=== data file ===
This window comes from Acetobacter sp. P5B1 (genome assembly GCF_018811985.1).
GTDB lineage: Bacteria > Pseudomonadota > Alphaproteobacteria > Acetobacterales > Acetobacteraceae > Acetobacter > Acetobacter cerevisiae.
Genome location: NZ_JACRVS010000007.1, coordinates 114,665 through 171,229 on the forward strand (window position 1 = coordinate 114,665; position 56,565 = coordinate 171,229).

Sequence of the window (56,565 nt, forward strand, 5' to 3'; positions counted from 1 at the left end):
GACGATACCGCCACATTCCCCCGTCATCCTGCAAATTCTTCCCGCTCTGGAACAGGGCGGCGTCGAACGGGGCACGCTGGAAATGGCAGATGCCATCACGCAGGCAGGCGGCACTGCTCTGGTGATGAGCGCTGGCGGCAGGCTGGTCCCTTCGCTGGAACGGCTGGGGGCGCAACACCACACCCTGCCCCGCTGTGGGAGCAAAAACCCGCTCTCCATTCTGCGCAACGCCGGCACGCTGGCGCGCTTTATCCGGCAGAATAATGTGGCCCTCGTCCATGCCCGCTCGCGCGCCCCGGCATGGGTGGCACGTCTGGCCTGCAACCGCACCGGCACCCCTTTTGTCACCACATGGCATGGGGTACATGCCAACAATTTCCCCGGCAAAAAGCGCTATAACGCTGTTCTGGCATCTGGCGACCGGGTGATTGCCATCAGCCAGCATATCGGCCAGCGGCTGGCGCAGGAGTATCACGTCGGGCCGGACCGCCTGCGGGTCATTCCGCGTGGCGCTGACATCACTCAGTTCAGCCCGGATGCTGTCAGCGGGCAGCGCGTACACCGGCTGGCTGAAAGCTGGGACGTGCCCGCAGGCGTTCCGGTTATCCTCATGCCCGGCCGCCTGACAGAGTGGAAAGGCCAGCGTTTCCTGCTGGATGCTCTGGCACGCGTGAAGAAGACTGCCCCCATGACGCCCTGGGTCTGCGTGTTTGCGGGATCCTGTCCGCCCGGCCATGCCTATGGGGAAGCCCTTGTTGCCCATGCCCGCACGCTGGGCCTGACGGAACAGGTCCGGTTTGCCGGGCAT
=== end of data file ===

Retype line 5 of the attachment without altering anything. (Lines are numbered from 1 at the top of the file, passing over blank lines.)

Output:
GACGATACCGCCACATTCCCCCGTCATCCTGCAAATTCTTCCCGCTCTGGAACAGGGCGGCGTCGAACGGGGCACGCTGGAAATGGCAGATGCCATCACGCAGGCAGGCGGCACTGCTCTGGTGATGAGCGCTGGCGGCAGGCTGGTCCCTTCGCTGGAACGGCTGGGGGCGCAACACCACACCCTGCCCCGCTGTGGGAGCAAAAACCCGCTCTCCATTCTGCGCAACGCCGGCACGCTGGCGCGCTTTATCCGGCAGAATAATGTGGCCCTCGTCCATGCCCGCTCGCGCGCCCCGGCATGGGTGGCACGTCTGGCCTGCAACCGCACCGGCACCCCTTTTGTCACCACATGGCATGGGGTACATGCCAACAATTTCCCCGGCAAAAAGCGCTATAACGCTGTTCTGGCATCTGGCGACCGGGTGATTGCCATCAGCCAGCATATCGGCCAGCGGCTGGCGCAGGAGTATCACGTCGGGCCGGACCGCCTGCGGGTCATTCCGCGTGGCGCTGACATCACTCAGTTCAGCCCGGATGCTGTCAGCGGGCAGCGCGTACACCGGCTGGCTGAAAGCTGGGACGTGCCCGCAGGCGTTCCGGTTATCCTCATGCCCGGCCGCCTGACAGAGTGGAAAGGCCAGCGTTTCCTGCTGGATGCTCTGGCACGCGTGAAGAAGACTGCCCCCATGACGCCCTGGGTCTGCGTGTTTGCGGGATCCTGTCCGCCCGGCCATGCCTATGGGGAAGCCCTTGTTGCCCATGCCCGCACGCTGGGCCTGACGGAACAGGTCCGGTTTGCCGGGCAT